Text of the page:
How to Delve into ClojureScript Ecosystem?

Over the next couple of weeks, I’ll have some downtime. I’d like to invest that time in learning/exploring ClojureScript.

Since I’m comfortable with the JavaScript ecosystem, I’m particularly interested in learning how I may leverage ClojureScript to improve the development experience. To that end, I’d appreciate guidance on:

  • What is the recommended build tool(s)? Are there any books/videos that may help with learning the tool(s)?
  • How may I leverage React & React Hooks? I understand that reagent and re-frame are essentially the defacto standards. Do/can they leverage React Hooks? Are there means to directly use React Hooks with CLJS render libraries?
  • How may a leverage CSS libraries like TailwindCSS?

Thanks!

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shadow-cljs seems to be the current build tool of choice. It is really seamless and the documentation and support is great.

I believe reagent has the most market share but I have enjoyed using rum for a small project.

For react hooks etc, the most minimal react wrapper is probably hx. When I tried it I found it quite a bit more work than rum, probably because it is not opinionated in any way. As common usage patterns become documented and hooks usage becomes more widespread, I think adoption will become easier.

I used to write large apps in javascript react and have seen a large shift away from do-it-yourself state management (like redux and friends) towards declarative approaches that handle your state and fetching for you (eg graphql with apollo or relay). I am not sure what the cljs story in this space is, but I would be hesitant to write a large app without it. The data driven approach should be a natural fit for a clojure developer.

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For the second part of your post, probably Fulcro would be worth looking at.

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Beware of Reagent and Re-frame. They may be popular but people don’t agree on how to construct a largish applications. The server-client communication story is poor, you have to make lots of decision (graphql vs rest etc) and implementation. Fulcro is a battery-included alternative with well-written documentation.
TailwindCSS is quite independent due to its functional nature. You don’t have to worry about its integration at all.

Hey!

What is the recommended build tool(s)? Are there any books/videos that may help with learning the tool(s)?

Clojure and ClojureScript being 95% the same so you are going to see overlap in the build tools. There is:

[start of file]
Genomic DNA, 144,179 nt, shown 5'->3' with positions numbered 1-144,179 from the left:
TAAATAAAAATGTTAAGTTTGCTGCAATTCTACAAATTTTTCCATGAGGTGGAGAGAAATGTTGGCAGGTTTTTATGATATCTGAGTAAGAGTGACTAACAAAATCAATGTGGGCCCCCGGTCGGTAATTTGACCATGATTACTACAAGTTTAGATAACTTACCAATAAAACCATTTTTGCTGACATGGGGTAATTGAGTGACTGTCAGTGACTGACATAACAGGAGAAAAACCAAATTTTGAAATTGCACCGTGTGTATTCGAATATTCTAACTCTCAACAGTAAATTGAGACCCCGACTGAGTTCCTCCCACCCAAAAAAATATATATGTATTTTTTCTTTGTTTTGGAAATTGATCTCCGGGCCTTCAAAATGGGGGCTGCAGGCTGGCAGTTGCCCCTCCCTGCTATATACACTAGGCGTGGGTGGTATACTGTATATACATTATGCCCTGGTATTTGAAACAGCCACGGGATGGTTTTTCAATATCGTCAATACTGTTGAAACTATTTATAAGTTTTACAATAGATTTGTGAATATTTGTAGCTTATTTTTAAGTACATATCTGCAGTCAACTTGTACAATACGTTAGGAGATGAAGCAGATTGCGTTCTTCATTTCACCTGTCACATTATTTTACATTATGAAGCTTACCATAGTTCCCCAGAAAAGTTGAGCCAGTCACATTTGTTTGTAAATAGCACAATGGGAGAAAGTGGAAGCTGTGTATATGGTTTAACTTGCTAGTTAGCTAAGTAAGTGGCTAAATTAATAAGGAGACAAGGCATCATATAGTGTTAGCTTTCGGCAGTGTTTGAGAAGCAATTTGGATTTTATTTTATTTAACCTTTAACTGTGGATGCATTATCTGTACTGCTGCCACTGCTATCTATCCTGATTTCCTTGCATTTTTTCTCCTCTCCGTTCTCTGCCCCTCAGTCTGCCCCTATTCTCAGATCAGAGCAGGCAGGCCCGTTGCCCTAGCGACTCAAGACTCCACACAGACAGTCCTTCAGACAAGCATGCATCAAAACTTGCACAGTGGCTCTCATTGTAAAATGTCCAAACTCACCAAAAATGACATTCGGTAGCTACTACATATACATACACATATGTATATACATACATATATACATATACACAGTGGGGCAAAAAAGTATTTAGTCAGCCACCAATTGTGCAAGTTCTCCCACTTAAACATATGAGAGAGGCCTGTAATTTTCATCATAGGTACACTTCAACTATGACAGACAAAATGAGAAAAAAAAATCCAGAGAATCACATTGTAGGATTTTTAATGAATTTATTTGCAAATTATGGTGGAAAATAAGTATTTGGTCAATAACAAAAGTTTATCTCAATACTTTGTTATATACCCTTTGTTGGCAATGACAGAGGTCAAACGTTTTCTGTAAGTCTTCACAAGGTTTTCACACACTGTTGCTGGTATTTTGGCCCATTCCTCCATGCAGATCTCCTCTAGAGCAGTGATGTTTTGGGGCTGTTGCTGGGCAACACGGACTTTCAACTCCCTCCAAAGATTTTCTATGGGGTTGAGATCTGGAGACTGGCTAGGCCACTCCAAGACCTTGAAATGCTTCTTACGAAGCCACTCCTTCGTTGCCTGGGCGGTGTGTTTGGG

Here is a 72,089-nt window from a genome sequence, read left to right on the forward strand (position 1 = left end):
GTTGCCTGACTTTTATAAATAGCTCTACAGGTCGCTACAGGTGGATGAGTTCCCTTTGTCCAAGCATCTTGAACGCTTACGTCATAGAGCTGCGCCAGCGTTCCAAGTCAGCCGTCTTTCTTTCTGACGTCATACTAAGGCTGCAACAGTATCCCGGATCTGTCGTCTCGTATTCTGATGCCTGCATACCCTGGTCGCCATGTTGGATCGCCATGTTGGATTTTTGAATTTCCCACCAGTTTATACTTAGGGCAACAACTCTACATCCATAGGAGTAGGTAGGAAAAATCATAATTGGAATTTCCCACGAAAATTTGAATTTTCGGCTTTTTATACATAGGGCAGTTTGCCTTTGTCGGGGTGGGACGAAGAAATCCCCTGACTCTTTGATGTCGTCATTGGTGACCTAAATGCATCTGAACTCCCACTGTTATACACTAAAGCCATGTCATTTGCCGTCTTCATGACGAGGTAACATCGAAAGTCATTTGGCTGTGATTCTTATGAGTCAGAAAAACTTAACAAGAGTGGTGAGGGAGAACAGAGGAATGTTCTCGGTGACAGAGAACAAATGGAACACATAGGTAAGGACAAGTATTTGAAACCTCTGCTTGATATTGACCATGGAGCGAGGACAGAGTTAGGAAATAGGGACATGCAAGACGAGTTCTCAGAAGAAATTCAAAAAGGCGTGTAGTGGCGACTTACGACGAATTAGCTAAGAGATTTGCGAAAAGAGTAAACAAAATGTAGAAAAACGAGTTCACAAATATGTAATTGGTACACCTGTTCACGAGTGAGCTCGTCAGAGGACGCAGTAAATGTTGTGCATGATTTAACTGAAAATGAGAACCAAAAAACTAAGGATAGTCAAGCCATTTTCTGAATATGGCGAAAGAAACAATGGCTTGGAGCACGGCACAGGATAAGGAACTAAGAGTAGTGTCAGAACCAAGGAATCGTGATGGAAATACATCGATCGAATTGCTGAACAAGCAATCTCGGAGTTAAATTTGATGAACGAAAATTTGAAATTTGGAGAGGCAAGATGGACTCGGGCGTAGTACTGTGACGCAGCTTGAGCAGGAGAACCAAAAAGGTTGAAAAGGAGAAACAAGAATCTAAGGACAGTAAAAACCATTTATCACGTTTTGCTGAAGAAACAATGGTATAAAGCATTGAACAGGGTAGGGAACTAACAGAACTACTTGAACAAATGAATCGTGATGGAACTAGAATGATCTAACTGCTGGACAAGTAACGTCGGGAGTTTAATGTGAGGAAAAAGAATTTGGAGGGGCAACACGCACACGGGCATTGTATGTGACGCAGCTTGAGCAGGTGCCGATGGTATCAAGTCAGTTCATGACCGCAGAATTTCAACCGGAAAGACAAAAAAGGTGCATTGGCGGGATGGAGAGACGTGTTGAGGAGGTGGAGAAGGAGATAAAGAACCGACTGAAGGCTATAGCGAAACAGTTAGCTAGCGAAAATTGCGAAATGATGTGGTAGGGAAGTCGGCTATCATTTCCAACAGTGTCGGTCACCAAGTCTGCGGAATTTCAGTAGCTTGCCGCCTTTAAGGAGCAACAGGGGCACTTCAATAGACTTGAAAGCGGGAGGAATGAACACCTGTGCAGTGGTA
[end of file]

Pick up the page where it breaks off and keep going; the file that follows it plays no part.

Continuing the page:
• deps.edn, lein and boot (I recommend deps.edn)

and to enable a modern, CLJS development environment you use one of the above in combination with one of the below:

  • figwheel.main and shadowcljs (I use figwheel, but they are both great)

Here is a post that goes over the topic of starting a CLJS app

How may I leverage React & React Hooks? I understand that reagent and re-frame are essentially the defacto standards. Do/can they leverage React Hooks? Are there means to directly use React Hooks with CLJS render libraries?

To use React there are wrapper libraries available. The most commonly used: Fulcro and Reagent.

Reagent cannot currently leverage Hooks, but there are ways around this. Having said this, my recommendation is to give Reagent a try with it’s approach to state management.

To use hooks directly, look to HX.

Having said this, if your goal is to truly just practice interop, why not just use React without a wrapper library?

Either way, if interop is your jam you will want to checkout CLJS 30 for ideas on how interop works in small projects (should save you a ton of research time) and also the CLJS webpack guide
which shows you how to use the NPM ecosystem.

How may a leverage CSS libraries like TailwindCSS?

This is the same as you might do in JS land - Add a link tag to your index.html and you’re GTG. There are more “interesting” ways to do things, but it seems like you want to learn the basics, so i recommend keeping it simple. To see this approach, again, checkout the CLJS from scratch post.

Hope this helps!

RE: Comments around large apps

I don’t know if this applies to you because your question is in the context of a side project, but if there is concern around structuring large apps, the Reagent story is not different from the React story. Neither of them tell you how to scale or structure state as you scale, so don’t worry about that. When you get there, there are solutions available…just like most libraries and frameworks.

Point being, have fun on the journey and you will be able to support small, medium and large applications without issue. (The asterisk here is that once you get to a place where this matters there is rarely a one size fits all solution… )